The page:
Katherine


There is no request. I don't care whether you create them or not. Your survey addressed perceived complexity, among other issues. Presumably you had a reason to do so. I suggested one way you could deal with that issue without having to create a "simplified" Scrivener. How you deal with that issue and whether you continue to believe it important is up to you.

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pseingalt
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Sat Oct 17, 2020 6:56 am Post

kewms wrote:The fundamental challenge, though, for this or any other attempt to "simplify" the Compile command, is that compiling is an inherently complex task.

Katherine


And assuming that there was a business, and not merely a social, purpose for the survey, the issue of complexity is one that L & L wants to address. I did not raise the issue, but merely suggested a way to deal with the perception other than coming out with a whole new "Scrivener Lite." Perhaps you are correct and Compile can never be simplified and no Wizard could possibly be created. I don't agree with that, but my opinion is merely one of 5000 or so who have answered the survey. Perhaps a multilingual, multinational, multi-regional advertising campaign after Brexit explaining why Scrivener is not really complex is the better way to go. For the copy, try to use alliteration (e.g., SIS! "Scrivener is Simple!") or a rhyme for your advertising to be effective. Consumers enjoy being told that they are wrong and commonly-held notions, when widely believed, are trivial to change.
Last edited by pseingalt on Sat Oct 17, 2020 7:06 am, edited 1 time in total.

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pseingalt
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Sat Oct 17, 2020 7:05 am Post

lunk wrote:
pseingalt wrote:Running header? In the Mac manual the details are found in section 24.20 of the manual, Åage (sic)settings, and header text in 24.20.6, Header and footer text.


In other words, buried. Someone who is looking at the screen shot knows intuitively that

--the only way to find running headers is to pull the 500 or so page manual (I printed the 2.xx manual, haven't printed the 3.xx manual yet)
... and search in Section 24.20.

This is what I would call buried.
lunk wrote:The problem with simple wizards is that they have to be made for one kind of output. So there would have to be different compile wizards for creating ebooks, pdf, .docx, etc.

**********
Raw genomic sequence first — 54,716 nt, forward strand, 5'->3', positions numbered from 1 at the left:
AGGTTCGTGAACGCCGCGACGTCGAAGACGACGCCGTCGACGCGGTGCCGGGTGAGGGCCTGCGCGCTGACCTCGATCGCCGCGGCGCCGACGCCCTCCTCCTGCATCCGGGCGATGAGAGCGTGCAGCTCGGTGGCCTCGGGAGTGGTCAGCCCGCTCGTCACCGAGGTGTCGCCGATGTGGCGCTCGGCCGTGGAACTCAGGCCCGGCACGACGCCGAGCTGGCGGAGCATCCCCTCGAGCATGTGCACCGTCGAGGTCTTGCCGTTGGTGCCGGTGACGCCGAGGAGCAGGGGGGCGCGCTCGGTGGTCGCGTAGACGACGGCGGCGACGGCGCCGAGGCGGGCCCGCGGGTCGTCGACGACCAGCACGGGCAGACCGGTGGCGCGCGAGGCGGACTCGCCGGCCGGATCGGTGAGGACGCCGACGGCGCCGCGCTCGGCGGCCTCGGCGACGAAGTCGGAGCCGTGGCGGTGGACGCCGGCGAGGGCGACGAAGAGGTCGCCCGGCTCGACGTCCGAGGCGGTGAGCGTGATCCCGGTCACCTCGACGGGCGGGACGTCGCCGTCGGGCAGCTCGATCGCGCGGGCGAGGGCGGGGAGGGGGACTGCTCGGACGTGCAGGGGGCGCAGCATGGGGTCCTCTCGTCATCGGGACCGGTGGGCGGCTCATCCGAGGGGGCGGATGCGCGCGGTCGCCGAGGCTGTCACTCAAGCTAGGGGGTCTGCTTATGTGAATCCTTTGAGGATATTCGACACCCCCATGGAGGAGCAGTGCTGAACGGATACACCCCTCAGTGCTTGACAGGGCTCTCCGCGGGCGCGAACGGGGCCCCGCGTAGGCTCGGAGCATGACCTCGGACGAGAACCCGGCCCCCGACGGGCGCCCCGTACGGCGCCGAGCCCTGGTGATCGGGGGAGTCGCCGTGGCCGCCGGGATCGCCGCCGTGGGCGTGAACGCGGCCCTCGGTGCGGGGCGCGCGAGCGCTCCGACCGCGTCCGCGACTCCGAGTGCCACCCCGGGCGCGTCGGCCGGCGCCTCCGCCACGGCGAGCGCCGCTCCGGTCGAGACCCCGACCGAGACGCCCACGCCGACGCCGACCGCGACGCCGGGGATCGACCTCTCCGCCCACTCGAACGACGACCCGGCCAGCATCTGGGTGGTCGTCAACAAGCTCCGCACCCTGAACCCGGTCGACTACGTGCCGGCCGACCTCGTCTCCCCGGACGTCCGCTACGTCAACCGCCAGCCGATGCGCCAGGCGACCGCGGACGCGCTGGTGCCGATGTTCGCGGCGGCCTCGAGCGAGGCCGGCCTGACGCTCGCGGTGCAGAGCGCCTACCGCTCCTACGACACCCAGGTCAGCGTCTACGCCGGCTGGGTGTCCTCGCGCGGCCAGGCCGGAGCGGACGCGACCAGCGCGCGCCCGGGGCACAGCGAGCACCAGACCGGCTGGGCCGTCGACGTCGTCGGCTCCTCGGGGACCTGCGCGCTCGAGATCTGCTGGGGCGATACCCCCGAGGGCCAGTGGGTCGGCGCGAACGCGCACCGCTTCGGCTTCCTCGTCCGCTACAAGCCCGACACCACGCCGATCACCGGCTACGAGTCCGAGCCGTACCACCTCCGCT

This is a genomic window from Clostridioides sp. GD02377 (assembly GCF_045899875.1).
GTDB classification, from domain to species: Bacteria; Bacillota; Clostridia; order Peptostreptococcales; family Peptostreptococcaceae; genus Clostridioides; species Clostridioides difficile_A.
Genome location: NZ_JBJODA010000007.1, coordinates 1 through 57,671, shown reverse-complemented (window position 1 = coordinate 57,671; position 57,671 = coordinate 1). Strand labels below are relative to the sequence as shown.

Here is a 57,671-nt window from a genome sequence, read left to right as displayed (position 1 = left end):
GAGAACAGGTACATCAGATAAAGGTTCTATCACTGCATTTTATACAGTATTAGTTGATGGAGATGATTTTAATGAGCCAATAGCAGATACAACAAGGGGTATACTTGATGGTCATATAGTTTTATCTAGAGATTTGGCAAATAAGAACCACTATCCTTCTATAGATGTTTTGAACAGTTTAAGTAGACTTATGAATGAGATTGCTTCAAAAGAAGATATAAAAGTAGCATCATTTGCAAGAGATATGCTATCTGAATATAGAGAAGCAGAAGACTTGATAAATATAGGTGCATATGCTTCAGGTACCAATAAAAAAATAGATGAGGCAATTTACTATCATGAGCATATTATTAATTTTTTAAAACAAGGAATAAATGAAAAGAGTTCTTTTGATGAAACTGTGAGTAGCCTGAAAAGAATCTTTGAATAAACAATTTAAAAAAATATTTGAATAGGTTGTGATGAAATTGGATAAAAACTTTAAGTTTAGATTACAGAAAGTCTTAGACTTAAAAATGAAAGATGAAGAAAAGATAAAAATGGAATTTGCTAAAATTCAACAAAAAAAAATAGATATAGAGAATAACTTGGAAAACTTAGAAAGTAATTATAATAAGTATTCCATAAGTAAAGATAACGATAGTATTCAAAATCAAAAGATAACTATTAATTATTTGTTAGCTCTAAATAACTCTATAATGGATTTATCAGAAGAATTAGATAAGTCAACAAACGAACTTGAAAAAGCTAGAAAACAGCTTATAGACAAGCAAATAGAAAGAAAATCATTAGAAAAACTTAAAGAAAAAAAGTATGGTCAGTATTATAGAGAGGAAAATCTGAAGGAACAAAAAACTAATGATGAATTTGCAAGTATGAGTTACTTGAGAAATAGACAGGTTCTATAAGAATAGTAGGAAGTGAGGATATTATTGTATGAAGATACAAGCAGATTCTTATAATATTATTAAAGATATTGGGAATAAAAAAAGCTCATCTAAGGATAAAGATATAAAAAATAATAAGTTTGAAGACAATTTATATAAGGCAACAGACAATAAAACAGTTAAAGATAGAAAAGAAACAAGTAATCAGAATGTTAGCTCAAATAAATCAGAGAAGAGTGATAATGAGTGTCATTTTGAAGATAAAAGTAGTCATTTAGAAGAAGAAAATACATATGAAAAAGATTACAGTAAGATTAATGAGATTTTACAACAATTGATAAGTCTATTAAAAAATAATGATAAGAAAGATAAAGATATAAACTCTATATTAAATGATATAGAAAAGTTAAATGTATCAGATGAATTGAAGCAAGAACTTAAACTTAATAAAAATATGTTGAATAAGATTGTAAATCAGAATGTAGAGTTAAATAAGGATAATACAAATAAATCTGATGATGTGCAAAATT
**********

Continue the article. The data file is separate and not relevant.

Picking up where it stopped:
Finally someone admits that there can be "simple" Wizards. Hooray. Ulysses has (basically) five Wizards, but its functionality with respect to long document navigation and outlining is limited. This is merely an example and not an invitation to a Scrivener v. other programs discussion.
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pseingalt
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Sat Oct 17, 2020 4:55 pm Post

Something was missing from the ad hoc GUI.
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devinganger
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Sun Oct 18, 2020 8:23 am Post

pseingalt wrote:I did not raise the issue, but merely suggested a way


Methinks you doth protest too much.
--
Devin L. Ganger
Not a L&L employee; opinions are those of my cat
Life has a way of moving you past wants and hopes

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pseingalt
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Sun Oct 18, 2020 5:09 pm Post

I didn't organize the survey. L & L did.

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Rayz
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Mon Oct 26, 2020 6:08 am Post

pseingalt wrote:Something was missing from the ad hoc GUI.


Hi there.

I might be wrong, but I think you can do something like this by using meta-data.

I wrote a piece on it a while back. Maybe it’ll help.

https://domossiah.com/2018/07/10/a-neat ... meta-data/
As if I didn't talk enough: Dom on Writing

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pseingalt
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Tue Nov 10, 2020 8:19 pm Post

@Rayz: this might work for pleadings, which thankfully I don't often have to create anymore. But many still do and may find that your method solves this problem. If a lawyer filed pleadings in a single court it would definitely be an improvement to the fake GUI I posted.